The 12-cent rate was likely an easy number for parties to agree on, rather than spending millions of dollars litigating the rate — a cost the music publishers and songwriters are likely to bear in the other component of the CRB rate proceedings: a rate trial against digital service providers to set streaming rates for the 2023-2027 term. Not only did songwriters and trade groups representing them argue in favor of it, based on the Consumer Price Index growth since 2006, but also the CRB seemed to endorse that rate in its rulings as well.

In a statement issued by the SGA, the MCNA and the Society of Composers & Lyricists (SCL), the groups said they are “pleased that the specific terms they have championed for the past year before the US Copyright Royalty Board to increase the mechanical rate in regard to physical product and downloads have apparently been adopted in principle by the major record labels and music publishing companies as their new joint proposal to the CRB.”

When the motion containing the new settlement is filed, the CRB will once again seek public comment. In the meantime, sources say Johnson, as a participant in the CRB proceedings, will be given the chance to look at the settlement before its filed to the CRB. Under the CRB’s structure, only participating parties can agree upon or reject settlements; other non-participating parties are offered a chance to comment in response to participants’ actions, which is when Johnson’s objection to the first settlement was magnified by the songwriter groups for the CRB judges.

The other songwriting groups — the SGA, the MCNS and the SCL — which are not parties to the settlement or the CRB proceedings, but will be impacted by them — say that they want other issues resolved as well, whether that be through the CRB proceedings or in legislation.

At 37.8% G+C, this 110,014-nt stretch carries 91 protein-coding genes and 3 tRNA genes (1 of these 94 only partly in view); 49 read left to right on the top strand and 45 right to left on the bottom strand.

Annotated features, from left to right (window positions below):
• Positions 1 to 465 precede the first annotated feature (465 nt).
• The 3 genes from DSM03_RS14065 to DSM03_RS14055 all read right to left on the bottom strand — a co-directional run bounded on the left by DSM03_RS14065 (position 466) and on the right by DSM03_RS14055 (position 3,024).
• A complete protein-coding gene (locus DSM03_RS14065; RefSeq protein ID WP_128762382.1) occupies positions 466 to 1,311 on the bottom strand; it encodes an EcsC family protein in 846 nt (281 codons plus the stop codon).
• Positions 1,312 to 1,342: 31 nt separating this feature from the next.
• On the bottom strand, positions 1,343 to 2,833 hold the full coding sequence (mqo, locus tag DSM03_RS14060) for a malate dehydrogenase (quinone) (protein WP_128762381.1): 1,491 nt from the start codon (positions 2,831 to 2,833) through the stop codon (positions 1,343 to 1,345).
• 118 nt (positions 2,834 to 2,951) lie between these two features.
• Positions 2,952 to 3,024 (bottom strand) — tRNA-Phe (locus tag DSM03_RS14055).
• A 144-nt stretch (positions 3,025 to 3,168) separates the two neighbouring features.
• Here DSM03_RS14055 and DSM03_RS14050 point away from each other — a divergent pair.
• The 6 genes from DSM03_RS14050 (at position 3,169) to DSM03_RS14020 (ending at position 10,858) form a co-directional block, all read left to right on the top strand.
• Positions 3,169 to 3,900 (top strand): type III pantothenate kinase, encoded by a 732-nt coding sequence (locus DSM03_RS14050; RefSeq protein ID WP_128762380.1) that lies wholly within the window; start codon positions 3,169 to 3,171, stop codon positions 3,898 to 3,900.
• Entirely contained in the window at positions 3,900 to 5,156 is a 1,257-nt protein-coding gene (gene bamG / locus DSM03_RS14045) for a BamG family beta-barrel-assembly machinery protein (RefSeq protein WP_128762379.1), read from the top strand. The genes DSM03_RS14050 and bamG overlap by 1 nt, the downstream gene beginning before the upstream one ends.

Their other recommendations for the CRB proceedings include:

  • Establishing a floor to set a minimum for subpart B mechanical royalty rates, in case the Consumer Price Index should decline.
  • The elimination from the CRB rate-setting process of corporate side deals and private memos of understandings, the latter of which was a flash point of the first settlement.
  • They want the elimination of contractually frozen royalty rates, locked in pursuant to controlled compositions clauses (some at a level of two cents).

For physical music only, the higher rates would only apply to new music that comes out during the 5-year term. Usually, when mechanical rates are set for physical music that came out prior to the new rate remain frozen at the lower rate, unless artist who are also songwriters have the clout to individually negotiate the higher rate with their labels. So an album that came out in 1969 would carry a rate of 2 cents per track, which was the rate then, although those very same tracks could carry a higher rate when placed on greatest hits albums and other repackaged compilations.

So the SGA, MCNS and SCL are in effect asking that physical music be treated the same way as digital downloads, where the controlled composition clause is not allowed to be applied; and the mechanical rates can rise for downloads each time a new rate is set.

In response to another CRB objection that led to the Judges’ rejection of the earlier settlement, the new motion points out that the so-called controversial memorandum of understanding (MOU) about late fees and waivers, described by some critics as shady secretive side deals, between some of the record labels and the NMPA are in fact available and have been available online at NMPALateFeeSettlement.com.